The new poll tax?

It has attracted less attention than other welfare cuts, but the abolition of council tax benefit is having a severe impact, writes Unite community co-ordinator Pilgrim Tucker

January 31, 2014 · 4 min read

The abolition of the old council tax benefit system in April 2013 and the cut in central government funding to the new localised schemes is beginning to bite. Millions of people on low incomes are being told to pay more council tax and many thousands are being thrown into debt. By acting as the delivery mechanism for coalition attacks on the poorest people, Labour councils are again taking the political flack for austerity cuts. The union Unite is leading a campaign supporting people to fight back against the new poverty tax, and asking local politicians to refuse to be used as the coalition’s pawns.

At the end of October 2013, against the backdrop of several hundred people queueing outside Camberwell magistrates’ court, Councillor Richard Livingstone, lead member for finance in the London Borough of Southwark, attempted to explain why 5,800 Southwark residents had that morning been summonsed for non-payment of council tax.

It was an unedifying sight. As several local residents berated him for subjecting the poorest people in the borough to a direct cut in income through the new council tax charges, he stammered a defence of powerlessness against central government cuts. It didn’t go down well, and once again the Conservatives seemed to have been successful in making Labour local politicians the bad guys in the eyes of their voters. When offered the opportunity to work with Unite to find ways to avoid passing on the cuts to residents, as has happened in Merton and Tower Hamlets, he looked relieved and agreed.

The people in the queue outside the court were among the poorest of Southwark’s households. The borough’s new scheme requires all residents to pay 15 per cent of their council tax bill regardless of income, meaning that those on out-of-work benefits, or in poorly paid or part-time work will be asked to pay up to £300 a year extra. Around 35,000 households in Southwark are affected – approximately two in every five.

Southwark has now summonsed nearly 10,000 people for non-payment since April. Most are unable to pay unless they stop paying other bills. A number were already in rent arrears to the council as a result of the bedroom tax. Many are now resorting to food banks. Unite’s community and industrial members are rolling out a campaign to lobby targeted local politicians, asking them to take action against the government and protect their residents from further debt and poverty.

The government’s 10 per cent funding cut that accompanied the abolition of council tax benefit appears to have left councils with a stark choice: absorb the cut by further cutting council services, cut the number of people entitled to the benefit and/or cut the amount people receive. But that isn’t in fact the case.

Across England nearly one fifth of councils have decided against passing on this cut to local people. The reason isn’t in the main due to the obvious human and social costs that will result from asking for taxes from people who are already stretched to breaking point. It is that, as with the bedroom tax, which is increasingly being recognised as uneconomical, the costs of attempting to enforce the policy will be higher than any savings made.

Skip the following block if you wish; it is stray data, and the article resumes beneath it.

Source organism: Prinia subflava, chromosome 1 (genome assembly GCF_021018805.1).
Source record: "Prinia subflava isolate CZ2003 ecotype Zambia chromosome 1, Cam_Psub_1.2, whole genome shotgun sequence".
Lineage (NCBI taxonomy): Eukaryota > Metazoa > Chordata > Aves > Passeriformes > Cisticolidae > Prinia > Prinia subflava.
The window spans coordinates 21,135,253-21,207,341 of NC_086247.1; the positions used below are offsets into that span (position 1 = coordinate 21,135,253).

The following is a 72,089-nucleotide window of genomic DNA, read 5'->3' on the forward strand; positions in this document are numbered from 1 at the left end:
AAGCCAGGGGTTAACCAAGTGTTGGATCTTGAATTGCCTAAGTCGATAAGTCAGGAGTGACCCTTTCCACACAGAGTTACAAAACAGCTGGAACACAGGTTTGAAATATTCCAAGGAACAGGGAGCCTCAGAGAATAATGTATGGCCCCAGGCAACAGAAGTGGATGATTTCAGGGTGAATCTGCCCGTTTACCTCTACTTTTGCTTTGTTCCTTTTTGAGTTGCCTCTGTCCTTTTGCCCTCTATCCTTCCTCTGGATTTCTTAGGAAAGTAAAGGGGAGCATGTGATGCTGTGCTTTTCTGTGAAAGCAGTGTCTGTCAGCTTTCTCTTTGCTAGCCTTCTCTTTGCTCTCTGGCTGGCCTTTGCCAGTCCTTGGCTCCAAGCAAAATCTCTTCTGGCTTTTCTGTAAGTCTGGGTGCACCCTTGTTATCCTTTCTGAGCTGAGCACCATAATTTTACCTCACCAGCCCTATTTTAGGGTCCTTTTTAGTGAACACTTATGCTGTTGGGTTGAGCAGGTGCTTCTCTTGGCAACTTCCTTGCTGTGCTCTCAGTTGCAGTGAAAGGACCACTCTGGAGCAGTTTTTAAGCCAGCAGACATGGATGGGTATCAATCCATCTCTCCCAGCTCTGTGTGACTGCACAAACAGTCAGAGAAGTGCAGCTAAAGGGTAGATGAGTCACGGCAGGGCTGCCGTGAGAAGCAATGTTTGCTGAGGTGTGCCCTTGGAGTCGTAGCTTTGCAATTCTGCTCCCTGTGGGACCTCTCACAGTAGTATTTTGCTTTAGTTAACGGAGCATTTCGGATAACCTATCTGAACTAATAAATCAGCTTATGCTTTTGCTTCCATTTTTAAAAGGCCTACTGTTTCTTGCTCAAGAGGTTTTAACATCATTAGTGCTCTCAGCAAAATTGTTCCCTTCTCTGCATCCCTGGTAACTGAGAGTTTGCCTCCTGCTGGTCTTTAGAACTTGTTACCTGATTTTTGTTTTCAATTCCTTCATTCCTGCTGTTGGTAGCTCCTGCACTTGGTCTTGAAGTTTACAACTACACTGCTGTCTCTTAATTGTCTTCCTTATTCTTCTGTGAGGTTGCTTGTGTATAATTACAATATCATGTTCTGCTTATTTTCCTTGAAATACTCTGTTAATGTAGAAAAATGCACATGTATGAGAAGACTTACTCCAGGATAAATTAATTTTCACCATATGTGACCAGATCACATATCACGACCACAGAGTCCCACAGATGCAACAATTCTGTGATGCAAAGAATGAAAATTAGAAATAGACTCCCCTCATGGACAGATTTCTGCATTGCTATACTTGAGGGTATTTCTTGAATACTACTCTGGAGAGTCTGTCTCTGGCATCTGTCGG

Most councils estimated an 80 per cent collection rate of the new charges, and calculated their budgets accordingly. But this is likely to turn out to be a massively optimistic guess. It’s very likely that a high proportion of the new charges won’t be recouped – while councils incur court and bailiff costs, adding up to holes in their budgets that are bigger than the original government funding cuts.

Local Conservative politicians have been among those most critical of the change. As Wandsworth Council commented: ‘The size of these amounts in respect of council tax would in many cases be uneconomic to recover, with the costs of collection, including legal recovery costs which fall to the council, being higher than the bill, and would in all likelihood have to be written off when the debt is uncollectable.’ Six London councils, including Tory-controlled Kensington and Chelsea and Hammersmith and Fulham, are not collecting from benefit claimants for this reason.

Other councils have a chance to do likewise in April’s budget. The risks of not doing so are high. Some are calling this ‘poll tax mark 2’ and suggesting a mass civil response that is similar in scale and consequence. It’s something local politicians should think carefully about before elections in May.

The downfall of Robin Hood Energy

The sale of Robin Hood Energy doesn’t mean public ownership doesn’t work, but that we need to be more ambitious, argues Edward Dingwall

Municipalist France!

The recent wave of local election victories in France demonstrates the potential of municipalism, argues Xavi Ferrer, Elena Arrontes and the Collective for Global Municipalism

Building power through retrofit

Municipal-led retrofit can play a vital role in tackling both economic inequality and the climate crisis whilst helping build a transformative social movement, argues Alex King

People power in the driverless city

We need to make sure that the benefits of driverless transport are shared by all, writes Alex May

How to win a rent strike

Social networks are stronger than management hierarchies. David Dahlborn describes how the UCL rent strike won

Labour selling rights to the city?

Donations from private developers to Labour London mayoral candidates further implicate politicians in the capital’s housing crisis and highlight the chasm between Corbyn and many of his party colleagues, writes Andrew Dolan